Before we continue discussing the Arnold case, a word on interpleader is in order. Interpleader is a unique form of case. Generally, a case is filed to either compel a defendant to pay monetary damages or to not undertake some action–that is, injunctive relief. Interpleader cases stem from a person that holds an item of property but seeks the court’s guidance on who the property belongs to. In this case, Arnold had the stock but wanted the court to tell him whether to deliver it to KJD or to Geissler and D&D. Another quirk in federal interpleader cases is that there are two distinct ways to bring an interpleader case: rule interpleader or statutory interpleader. The court discussed this briefly:
As we have noted, Arnold relied on Rule 22 for his interpleader action. Rule 22 provides that “[p]ersons with claims that may expose a plaintiff to double or multiple liability may be joined as defendants and required to interplead.” Unlike statutory interpleader actions under 28 U.S.C. § 1335, “[i]nterpleader actions under Rule 22 . . . must be based upon the general jurisdiction statutes applicable to civil actions in the federal courts.” A plaintiff such as Arnold, who is relying on the general diversity statute, 28 U.S.C. § 1332, must demonstrate complete diversity between the plaintiff-stakeholder and the claimant-defendants. An interpleader plaintiff need not show that each competing claimant has a winning claim; a reasonable fear of double liability is enough.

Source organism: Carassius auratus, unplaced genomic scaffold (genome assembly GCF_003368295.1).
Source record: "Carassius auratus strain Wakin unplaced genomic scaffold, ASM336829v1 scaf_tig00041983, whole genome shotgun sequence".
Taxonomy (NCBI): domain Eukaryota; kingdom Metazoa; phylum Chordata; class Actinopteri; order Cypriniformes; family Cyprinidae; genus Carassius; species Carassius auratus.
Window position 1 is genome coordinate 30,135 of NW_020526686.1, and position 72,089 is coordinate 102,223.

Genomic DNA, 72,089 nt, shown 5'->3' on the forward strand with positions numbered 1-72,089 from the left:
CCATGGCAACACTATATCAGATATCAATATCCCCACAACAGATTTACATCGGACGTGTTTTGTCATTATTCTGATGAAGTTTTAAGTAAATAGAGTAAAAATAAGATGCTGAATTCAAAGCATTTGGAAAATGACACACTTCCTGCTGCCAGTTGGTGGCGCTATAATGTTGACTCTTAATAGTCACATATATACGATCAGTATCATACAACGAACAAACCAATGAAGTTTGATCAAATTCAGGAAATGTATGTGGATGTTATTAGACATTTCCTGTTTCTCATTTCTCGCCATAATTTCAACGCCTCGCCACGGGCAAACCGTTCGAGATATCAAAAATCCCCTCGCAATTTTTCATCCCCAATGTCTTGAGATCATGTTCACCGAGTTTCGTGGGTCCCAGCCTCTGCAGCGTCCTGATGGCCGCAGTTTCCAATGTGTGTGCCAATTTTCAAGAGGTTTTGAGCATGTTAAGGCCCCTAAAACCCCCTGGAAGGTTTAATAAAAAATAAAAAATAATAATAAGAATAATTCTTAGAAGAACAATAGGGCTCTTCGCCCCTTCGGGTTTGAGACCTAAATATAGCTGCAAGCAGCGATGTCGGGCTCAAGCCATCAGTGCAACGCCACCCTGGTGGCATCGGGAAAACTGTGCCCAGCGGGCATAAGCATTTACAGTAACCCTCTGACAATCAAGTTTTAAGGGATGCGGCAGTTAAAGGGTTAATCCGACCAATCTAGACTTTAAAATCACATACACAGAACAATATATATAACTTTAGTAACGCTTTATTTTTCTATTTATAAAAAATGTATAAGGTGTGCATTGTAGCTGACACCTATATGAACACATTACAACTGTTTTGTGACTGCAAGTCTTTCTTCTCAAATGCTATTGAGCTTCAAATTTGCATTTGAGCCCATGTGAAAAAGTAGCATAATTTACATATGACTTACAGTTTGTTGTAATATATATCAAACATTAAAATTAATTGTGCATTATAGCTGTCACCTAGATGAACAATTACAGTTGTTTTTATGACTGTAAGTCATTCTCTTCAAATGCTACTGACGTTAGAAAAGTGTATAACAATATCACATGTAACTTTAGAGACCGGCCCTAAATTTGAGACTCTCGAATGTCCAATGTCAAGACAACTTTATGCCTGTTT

In this case, the contest between the defendant-claimants, both of which are citizens of Illinois, involves only a question of Illinois law. Nevertheless, diversity jurisdiction is proper because complete diversity is assessed by looking at the plaintiff-stakeholder and the defendant-claimants. Arnold, a Florida citizen, is diverse from all parties claiming an interest in the stock, and Arnold’s complaint asks the court to relieve him of potential double liability to these claimants. As our account of the facts already has shown, the amount in controversy exceeds $75,000. Jurisdiction is therefore proper under 28 U.S.C. § 1332(a).
The biggest distinction between rule and statutory interpleader is the diversity requirement.